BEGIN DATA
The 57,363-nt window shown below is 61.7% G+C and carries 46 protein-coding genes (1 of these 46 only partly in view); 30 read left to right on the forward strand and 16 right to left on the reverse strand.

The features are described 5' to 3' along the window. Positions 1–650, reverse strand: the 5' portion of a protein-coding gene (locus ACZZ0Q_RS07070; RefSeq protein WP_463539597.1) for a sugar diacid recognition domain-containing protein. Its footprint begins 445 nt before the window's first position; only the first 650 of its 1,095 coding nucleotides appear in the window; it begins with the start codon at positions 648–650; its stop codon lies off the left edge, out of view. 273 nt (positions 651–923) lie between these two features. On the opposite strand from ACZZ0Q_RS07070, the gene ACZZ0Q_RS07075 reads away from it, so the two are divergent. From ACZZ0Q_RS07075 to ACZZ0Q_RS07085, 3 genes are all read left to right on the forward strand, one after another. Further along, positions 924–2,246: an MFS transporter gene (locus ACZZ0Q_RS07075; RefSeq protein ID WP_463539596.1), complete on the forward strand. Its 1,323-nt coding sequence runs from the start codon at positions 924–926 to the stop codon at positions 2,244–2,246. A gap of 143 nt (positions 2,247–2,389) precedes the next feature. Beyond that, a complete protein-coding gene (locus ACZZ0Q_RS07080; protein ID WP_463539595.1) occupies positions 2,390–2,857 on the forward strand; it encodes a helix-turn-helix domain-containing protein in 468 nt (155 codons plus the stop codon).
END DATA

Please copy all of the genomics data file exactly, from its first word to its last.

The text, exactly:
The 57,363-nt window shown below is 61.7% G+C and carries 46 protein-coding genes (1 of these 46 only partly in view); 30 read left to right on the forward strand and 16 right to left on the reverse strand.

The features are described 5' to 3' along the window. Positions 1–650, reverse strand: the 5' portion of a protein-coding gene (locus ACZZ0Q_RS07070; RefSeq protein WP_463539597.1) for a sugar diacid recognition domain-containing protein. Its footprint begins 445 nt before the window's first position; only the first 650 of its 1,095 coding nucleotides appear in the window; it begins with the start codon at positions 648–650; its stop codon lies off the left edge, out of view. 273 nt (positions 651–923) lie between these two features. On the opposite strand from ACZZ0Q_RS07070, the gene ACZZ0Q_RS07075 reads away from it, so the two are divergent. From ACZZ0Q_RS07075 to ACZZ0Q_RS07085, 3 genes are all read left to right on the forward strand, one after another. Further along, positions 924–2,246: an MFS transporter gene (locus ACZZ0Q_RS07075; RefSeq protein ID WP_463539596.1), complete on the forward strand. Its 1,323-nt coding sequence runs from the start codon at positions 924–926 to the stop codon at positions 2,244–2,246. A gap of 143 nt (positions 2,247–2,389) precedes the next feature. Beyond that, a complete protein-coding gene (locus ACZZ0Q_RS07080; protein ID WP_463539595.1) occupies positions 2,390–2,857 on the forward strand; it encodes a helix-turn-helix domain-containing protein in 468 nt (155 codons plus the stop codon).